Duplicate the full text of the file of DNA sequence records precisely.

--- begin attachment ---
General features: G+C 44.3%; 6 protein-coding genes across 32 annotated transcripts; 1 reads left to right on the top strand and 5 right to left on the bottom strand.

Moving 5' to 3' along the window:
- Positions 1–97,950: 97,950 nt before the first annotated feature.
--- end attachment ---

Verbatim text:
General features: G+C 44.3%; 6 protein-coding genes across 32 annotated transcripts; 1 reads left to right on the top strand and 5 right to left on the bottom strand.

Moving 5' to 3' along the window:
- Positions 1–97,950: 97,950 nt before the first annotated feature.